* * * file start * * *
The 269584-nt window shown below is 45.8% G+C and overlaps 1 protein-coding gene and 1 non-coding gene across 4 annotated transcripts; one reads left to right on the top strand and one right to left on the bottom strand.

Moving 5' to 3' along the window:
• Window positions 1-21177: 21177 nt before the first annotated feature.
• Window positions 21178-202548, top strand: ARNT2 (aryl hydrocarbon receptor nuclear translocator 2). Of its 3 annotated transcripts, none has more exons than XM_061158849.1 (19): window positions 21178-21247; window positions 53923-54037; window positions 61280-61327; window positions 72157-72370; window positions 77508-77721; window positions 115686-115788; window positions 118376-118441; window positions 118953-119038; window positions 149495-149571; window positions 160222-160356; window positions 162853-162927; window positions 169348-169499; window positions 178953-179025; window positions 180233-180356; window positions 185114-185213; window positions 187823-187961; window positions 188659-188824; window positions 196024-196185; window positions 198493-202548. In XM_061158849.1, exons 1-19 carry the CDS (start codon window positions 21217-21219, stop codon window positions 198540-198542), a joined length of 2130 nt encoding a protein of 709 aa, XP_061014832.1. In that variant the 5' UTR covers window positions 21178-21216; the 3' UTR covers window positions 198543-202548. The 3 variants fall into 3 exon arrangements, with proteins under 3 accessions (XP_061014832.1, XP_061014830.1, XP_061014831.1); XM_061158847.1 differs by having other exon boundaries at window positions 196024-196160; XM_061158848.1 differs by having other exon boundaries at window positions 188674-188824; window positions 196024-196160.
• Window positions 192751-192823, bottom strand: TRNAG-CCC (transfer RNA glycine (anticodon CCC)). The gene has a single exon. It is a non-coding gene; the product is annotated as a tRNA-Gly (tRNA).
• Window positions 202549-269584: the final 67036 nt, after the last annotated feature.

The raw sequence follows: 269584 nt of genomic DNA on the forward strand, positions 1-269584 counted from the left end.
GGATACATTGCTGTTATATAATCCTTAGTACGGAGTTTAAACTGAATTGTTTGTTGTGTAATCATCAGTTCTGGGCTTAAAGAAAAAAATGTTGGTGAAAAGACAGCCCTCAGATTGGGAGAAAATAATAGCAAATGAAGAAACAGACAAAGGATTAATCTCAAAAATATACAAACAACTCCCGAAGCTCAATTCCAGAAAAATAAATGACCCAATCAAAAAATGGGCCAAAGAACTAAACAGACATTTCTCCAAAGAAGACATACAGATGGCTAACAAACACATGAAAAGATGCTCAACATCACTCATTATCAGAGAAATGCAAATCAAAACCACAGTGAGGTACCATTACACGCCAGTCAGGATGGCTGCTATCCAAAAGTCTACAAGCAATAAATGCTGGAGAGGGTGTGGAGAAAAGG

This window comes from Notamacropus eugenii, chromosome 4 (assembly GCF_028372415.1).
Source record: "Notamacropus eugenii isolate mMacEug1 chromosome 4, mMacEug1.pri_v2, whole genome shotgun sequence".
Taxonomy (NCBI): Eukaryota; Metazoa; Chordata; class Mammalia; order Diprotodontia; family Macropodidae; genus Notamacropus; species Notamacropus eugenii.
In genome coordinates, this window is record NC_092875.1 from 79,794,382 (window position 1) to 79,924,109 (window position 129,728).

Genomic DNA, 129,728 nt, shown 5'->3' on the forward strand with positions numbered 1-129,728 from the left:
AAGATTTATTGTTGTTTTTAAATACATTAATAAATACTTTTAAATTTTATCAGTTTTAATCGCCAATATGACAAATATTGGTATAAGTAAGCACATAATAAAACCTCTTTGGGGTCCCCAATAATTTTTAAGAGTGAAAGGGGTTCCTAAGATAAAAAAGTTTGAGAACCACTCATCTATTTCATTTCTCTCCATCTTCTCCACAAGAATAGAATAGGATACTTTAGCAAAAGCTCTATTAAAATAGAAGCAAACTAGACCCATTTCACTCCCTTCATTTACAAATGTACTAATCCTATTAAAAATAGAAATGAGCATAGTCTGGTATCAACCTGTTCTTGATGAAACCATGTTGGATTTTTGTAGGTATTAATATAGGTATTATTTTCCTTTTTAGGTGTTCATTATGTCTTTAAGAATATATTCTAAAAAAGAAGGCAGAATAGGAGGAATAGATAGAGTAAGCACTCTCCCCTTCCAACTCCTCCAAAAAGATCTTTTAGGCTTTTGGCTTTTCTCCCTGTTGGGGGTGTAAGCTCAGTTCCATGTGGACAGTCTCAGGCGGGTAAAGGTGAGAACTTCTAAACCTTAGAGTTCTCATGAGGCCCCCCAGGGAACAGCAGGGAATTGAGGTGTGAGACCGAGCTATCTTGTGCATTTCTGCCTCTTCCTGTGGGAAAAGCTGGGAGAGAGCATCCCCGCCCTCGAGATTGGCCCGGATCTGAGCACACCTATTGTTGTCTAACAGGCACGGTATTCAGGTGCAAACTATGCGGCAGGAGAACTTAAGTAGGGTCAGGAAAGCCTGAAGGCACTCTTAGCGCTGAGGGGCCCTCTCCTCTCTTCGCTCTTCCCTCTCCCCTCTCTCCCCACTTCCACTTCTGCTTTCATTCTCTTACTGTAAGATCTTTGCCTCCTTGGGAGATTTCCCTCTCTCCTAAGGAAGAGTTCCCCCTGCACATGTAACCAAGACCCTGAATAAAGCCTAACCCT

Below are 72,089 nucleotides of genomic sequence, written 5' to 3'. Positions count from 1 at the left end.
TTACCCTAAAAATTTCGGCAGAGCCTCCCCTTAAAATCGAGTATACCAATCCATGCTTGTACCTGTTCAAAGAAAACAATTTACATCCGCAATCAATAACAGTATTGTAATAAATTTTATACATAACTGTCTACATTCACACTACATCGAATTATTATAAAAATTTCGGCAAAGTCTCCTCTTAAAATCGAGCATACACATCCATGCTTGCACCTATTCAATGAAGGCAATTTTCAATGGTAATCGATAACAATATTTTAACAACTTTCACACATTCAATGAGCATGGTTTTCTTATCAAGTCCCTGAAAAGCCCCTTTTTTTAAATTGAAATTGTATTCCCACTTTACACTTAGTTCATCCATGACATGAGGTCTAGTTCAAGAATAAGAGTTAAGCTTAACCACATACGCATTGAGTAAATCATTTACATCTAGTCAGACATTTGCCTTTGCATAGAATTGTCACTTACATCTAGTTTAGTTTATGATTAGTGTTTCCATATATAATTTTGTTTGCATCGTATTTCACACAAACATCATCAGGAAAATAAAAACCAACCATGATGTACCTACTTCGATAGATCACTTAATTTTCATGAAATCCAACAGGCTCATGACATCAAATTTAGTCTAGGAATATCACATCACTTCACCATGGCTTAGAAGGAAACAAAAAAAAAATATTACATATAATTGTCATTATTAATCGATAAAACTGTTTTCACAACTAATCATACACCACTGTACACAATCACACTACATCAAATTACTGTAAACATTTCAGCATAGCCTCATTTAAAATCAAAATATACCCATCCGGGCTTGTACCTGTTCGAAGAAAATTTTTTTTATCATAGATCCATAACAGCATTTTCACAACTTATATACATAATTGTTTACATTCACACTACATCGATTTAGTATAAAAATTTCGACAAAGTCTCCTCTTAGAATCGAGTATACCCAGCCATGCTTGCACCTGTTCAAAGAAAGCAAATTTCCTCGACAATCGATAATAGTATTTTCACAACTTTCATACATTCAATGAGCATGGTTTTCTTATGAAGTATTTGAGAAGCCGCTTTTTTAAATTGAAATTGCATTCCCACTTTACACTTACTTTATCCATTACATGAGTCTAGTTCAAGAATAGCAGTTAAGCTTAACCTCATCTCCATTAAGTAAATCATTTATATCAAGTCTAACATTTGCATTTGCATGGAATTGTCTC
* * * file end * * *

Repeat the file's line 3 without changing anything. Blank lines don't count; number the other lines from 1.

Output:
• Window positions 1-21177: 21177 nt before the first annotated feature.